College Spotlight - The College of Health and Human Performance


Courage, sacrifice, bravery, and determination are a few words that may come to mind when you think about the soldiers who fight for our freedom.

No matter how much appreciation and respect we show our soldiers, it is hard to truly understand the horrors they’ve seen and the stresses they’ve encountered on the battlefield.

Our heroes may exhibit physical scars that we can see, but what about the wounds that are not physically visible? The two types of injuries most common for veterans of the war in Iraq are post-traumatic stress disorder (PTSD) and traumatic brain injury (TBI), which leave psychological and emotional scars that are not as blatantly visible as physical ones.

The College of Health and Human Performance saw the need for helping these heroes. In February of 2008, Dr. Carmen Russoniello, associate professor in the Department of Recreation and Leisure Studies and director of ECU’s Psychophysiology Lab and Biofeedback Clinic, founded the Training for Optimal Performance Program (TOP).

TOP partners with the Wounded Warrior Battalion East at Camp Lejeune in Jacksonville, North Carolina to help Marines and Navy Corpsmen who suffer from PTSD and TBI by using the biofeedback method. The soldiers travel to the clinic at ECU once a week for training, and a representative from the clinic visits the base once a week, as well.

What is biofeedback exactly? When an individual feels stressed, both the central nervous system and the autonomic nervous system of the body are activated, resulting in physical, mental, and emotional responses. These responses, known as the “fight or flight” reaction, occur as a natural defense mechanism to help the individual remove himself more rapidly from a potentially dangerous situation.

Due to emotional memory, humans continue to function in this mode even without a danger physically present. This often results in chronic stress, which may lead to various emotional conditions, cardiovascular disorders, gastrointestinal ailments, autoimmune deficiencies, and degenerative neurological disorders.

Biofeedback, used in conjunction with therapy, teaches patients to control their body’s responses to various emotional and physical conditions. The biofeedback equipment continuously measures and displays information regarding the person’s physiological state such as heart rate variability, skin temperature, skin conductance, and electrical activity of the muscles.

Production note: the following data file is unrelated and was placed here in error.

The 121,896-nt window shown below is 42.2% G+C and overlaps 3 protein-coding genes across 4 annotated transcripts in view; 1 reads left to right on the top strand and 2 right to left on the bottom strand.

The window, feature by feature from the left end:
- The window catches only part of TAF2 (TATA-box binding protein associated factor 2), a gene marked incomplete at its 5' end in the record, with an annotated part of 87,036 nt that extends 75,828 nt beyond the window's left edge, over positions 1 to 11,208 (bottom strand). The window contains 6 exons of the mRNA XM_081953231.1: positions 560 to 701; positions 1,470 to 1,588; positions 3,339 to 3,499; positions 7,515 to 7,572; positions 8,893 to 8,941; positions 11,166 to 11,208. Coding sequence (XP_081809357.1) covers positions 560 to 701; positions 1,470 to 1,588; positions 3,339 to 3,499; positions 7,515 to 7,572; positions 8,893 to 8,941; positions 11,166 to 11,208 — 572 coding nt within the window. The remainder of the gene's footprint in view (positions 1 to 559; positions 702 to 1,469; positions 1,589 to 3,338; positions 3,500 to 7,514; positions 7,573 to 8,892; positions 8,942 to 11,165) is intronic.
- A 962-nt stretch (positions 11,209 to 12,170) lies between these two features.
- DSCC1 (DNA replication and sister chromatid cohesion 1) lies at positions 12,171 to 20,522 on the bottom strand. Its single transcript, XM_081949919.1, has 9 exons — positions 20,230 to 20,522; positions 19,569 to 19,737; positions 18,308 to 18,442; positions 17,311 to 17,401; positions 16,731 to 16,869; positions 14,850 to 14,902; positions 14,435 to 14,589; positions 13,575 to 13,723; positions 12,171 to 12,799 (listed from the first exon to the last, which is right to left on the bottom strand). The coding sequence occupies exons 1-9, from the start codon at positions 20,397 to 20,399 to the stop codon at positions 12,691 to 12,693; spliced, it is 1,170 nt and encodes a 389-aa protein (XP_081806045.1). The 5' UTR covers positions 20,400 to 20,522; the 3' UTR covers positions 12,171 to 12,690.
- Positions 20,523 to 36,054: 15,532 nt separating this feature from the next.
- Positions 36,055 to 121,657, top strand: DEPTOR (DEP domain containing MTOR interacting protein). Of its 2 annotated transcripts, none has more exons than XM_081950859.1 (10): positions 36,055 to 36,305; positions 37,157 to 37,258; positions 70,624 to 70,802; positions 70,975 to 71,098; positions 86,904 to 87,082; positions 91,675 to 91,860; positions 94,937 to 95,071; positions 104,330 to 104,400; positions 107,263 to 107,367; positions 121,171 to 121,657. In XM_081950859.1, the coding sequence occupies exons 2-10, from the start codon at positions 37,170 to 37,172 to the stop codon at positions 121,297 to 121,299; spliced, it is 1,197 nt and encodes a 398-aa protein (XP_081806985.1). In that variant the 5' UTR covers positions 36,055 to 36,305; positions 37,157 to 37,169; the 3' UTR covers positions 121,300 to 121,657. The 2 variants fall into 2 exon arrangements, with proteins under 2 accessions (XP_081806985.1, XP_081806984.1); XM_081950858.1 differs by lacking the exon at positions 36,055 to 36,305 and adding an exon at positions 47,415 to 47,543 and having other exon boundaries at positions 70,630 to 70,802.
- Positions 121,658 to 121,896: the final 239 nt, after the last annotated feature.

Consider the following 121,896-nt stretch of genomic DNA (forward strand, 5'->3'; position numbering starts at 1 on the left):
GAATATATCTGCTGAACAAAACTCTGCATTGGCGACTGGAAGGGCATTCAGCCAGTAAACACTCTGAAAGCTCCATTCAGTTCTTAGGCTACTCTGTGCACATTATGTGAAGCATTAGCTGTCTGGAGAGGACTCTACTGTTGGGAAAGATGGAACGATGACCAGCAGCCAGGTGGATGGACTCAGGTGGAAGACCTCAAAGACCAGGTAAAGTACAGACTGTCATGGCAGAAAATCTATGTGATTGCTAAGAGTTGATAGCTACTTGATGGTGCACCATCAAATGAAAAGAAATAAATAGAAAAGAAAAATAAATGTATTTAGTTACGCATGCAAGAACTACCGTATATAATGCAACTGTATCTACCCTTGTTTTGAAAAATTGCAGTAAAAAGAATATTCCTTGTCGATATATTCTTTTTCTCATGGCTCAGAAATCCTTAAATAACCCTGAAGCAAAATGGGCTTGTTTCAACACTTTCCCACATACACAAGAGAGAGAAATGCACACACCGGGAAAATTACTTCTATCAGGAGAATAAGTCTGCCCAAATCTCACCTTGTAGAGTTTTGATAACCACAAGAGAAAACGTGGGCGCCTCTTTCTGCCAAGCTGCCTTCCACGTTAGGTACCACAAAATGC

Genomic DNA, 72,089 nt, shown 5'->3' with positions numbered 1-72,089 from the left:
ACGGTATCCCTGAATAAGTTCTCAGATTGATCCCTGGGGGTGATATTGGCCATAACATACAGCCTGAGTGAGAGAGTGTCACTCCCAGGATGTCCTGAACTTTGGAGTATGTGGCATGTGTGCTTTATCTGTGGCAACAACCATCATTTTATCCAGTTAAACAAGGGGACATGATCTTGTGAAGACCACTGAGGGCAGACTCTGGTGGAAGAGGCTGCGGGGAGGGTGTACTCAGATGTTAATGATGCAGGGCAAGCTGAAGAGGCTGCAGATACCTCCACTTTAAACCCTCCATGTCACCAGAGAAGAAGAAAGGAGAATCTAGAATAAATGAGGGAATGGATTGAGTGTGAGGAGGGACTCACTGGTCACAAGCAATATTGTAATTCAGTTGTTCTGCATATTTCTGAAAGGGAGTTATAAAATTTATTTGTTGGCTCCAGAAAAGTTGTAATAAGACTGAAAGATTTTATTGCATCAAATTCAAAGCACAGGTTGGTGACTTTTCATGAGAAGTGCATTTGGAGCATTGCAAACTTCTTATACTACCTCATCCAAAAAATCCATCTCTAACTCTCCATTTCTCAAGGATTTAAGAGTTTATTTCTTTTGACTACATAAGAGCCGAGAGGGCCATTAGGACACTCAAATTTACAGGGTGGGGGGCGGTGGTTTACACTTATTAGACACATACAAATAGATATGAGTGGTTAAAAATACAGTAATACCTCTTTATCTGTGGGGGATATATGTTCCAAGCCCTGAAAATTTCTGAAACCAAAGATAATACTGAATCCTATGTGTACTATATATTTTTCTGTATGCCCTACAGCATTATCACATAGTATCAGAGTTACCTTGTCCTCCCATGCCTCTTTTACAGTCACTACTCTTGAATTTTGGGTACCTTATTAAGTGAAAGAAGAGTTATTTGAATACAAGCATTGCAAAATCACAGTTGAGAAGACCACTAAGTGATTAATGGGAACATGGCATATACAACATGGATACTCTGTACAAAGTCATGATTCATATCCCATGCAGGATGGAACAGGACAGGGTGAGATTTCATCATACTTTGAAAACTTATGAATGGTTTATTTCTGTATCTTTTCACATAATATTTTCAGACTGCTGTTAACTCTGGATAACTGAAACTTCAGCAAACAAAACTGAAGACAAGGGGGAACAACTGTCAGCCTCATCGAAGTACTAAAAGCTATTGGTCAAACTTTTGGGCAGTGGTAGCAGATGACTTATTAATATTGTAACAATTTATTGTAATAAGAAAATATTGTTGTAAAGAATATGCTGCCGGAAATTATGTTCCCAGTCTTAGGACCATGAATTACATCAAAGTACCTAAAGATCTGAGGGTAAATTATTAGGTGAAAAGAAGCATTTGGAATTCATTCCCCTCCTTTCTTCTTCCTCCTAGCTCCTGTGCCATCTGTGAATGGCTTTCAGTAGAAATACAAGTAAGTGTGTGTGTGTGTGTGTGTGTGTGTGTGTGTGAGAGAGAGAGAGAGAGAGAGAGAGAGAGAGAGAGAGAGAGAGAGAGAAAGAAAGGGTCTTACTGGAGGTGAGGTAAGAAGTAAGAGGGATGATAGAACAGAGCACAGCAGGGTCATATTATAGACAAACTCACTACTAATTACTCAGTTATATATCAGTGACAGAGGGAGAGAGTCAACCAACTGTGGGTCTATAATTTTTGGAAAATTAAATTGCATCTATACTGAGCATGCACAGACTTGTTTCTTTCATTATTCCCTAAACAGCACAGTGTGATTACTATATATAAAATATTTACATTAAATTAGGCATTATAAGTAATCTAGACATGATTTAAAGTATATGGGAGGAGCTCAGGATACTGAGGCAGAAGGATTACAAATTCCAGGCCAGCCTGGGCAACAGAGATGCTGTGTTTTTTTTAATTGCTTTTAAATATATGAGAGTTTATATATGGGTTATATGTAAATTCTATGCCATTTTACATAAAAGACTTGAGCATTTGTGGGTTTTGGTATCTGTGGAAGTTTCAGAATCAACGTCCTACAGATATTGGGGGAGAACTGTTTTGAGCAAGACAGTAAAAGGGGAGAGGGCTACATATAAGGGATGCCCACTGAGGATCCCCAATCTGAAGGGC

Biofeedback is an incredibly helpful method for several reasons, but one of its most intriguing characteristics is that it supplies the patient with visuals of what is occurring in his body.

In turn, the patient is able to see how different stressors affect his body, and the therapist then teaches the patient how to control these parameters. With this knowledge self-regulation, patients can diminish the impact of stress on their daily lives and improve their sense of wellbeing.

"I used to get angry really easily; I had a hair trigger temper,” said Corporal Will Thorpe, a Marine who has participated in the program for a little over a year. “Now my quality of life is so much better; this is a great program for anyone in any walk of life.”

Not only are soldiers benefiting from the Biofeedback Lab and TOP program, but both undergraduate and graduate students in HHP are invited to participate as well. Students can take biofeedback classes and have hands-on experience in the lab; classes are not just for students in one department, rather they branch out to all of the departments.

“ECU students are learning to appreciate the true meaning of sacrifice, altruism and courage,” said Russoniello. “The very things I can’t teach in a classroom.”

Tami Maes, a clinical psychophysiologist who earned her master’s degree in recreational therapy from ECU, has helped with the program from the beginning. Maes said she chose ECU specifically for the biofeedback program, and as a graduate student, she served as a research assistant to Russoniello.

“We have created an all-inclusive atmosphere,” said Maes. “It is important for both students and Marines to know that we, as humans, are more similar than different, and really the biggest difference is the experience we have had. Getting rid of stereotypes helps to put people all on the same level, and that is when we can really value each other.”

Matthew Fish, project coordinator and graduate student in recreational therapy, also said that the Lab presents a myriad of opportunities for students.

Fish actually became involved with the Lab when he was experiencing some health problems himself as an undergraduate. Once he started training with Russoniello and applying the biofeedback method to his life, he saw a definite improvement in his own health, he said.

Fish has had the opportunity to go to the military base once a week and work with the veterans. Helping the veterans and getting the experience at working at a military base has been a wonderful and “eye-opening” experience, Fish said.